A global summer slowdown looms as a leading indicator of factory activity has turned down, according to a well-respected independent research firm.
The Economic Cycle Research Institute’s long leading indicator of global industrial growth peaked at 0.7 in August 2010, predicting a cyclical peak for industrial activity this August. The index stood at 0.1 in March, near the lowest level since January 1980.
“There’s a downturn in global industrial growth in clear sight,” said ECRI managing director Lakshman Achuthan.
Output has already started to decelerate in the U.S., Europe and key emerging market countries such as China that have driven the global economic recovery. Yet Achuthan said he sees no sign of a renewed recession.
The long leading global industrial growth index is comprised of about 60 components that Achuthan said represent diverse long-term drivers of global industrial cycles in some 20 countries, including China and India.
“We’ve found that, collectively, they paint a picture showing clear patterns that highlight the earliest antecedents of global industrial cycles,” he said.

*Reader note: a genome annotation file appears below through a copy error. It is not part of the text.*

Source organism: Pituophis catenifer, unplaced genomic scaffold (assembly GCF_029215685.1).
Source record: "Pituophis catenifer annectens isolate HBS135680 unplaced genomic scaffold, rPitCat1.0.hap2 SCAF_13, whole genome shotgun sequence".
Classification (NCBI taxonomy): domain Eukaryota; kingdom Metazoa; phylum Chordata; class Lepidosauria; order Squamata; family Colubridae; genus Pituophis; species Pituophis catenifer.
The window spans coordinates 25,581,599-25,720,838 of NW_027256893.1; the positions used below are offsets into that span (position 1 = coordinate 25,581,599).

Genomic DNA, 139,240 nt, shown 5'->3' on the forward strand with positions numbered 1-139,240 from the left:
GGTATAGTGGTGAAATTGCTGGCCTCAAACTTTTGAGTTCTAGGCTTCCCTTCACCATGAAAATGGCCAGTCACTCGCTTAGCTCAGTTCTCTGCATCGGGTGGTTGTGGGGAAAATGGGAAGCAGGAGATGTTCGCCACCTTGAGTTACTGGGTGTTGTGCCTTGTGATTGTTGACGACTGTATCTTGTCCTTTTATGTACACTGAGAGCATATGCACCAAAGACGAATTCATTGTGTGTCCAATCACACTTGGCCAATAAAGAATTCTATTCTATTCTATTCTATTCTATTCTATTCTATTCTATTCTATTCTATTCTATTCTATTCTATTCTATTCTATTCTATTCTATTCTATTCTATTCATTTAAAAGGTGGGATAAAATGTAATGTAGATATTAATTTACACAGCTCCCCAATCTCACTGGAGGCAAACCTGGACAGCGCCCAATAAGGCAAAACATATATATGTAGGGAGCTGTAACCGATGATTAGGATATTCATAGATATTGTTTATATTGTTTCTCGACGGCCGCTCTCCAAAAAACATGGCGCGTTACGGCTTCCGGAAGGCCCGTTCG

Output in the 17-member euro zone unexpectedly fell in March, suggesting that Q1 economic growth may have been weaker than expected.
Production plunged in Japan following the March 11 earthquake and tsunami.
China’s industrial pace has slowed more than expected amid government efforts to cool inflation.
In the U.S., industrial output was flat in April after rising 0.7% in March, as parts shortages due to Japan’s earthquake hurt auto production. Manufacturing production fell 0.5%.
Factories have been a bright spot in a lackluster U.S. recovery, struggling with a still-weak housing market, tight credit and looming government budget cuts.
The Federal Reserve and the National Association for Business Economics have cut their U.S. growth forecasts this year. Achuthan said about half of all slowdowns in overall U.S. economic growth lead to recessions, though he and other economists said that a renewed downturn was unlikely.
Reduced factory activity has had the benefit of bringing down the price of industrial commodities such as oil, copper and lumber. The growth rate of ECRI’s industrial commodity inflation index plunged to a seven-month low of 18.2% in May from 31.2% in April.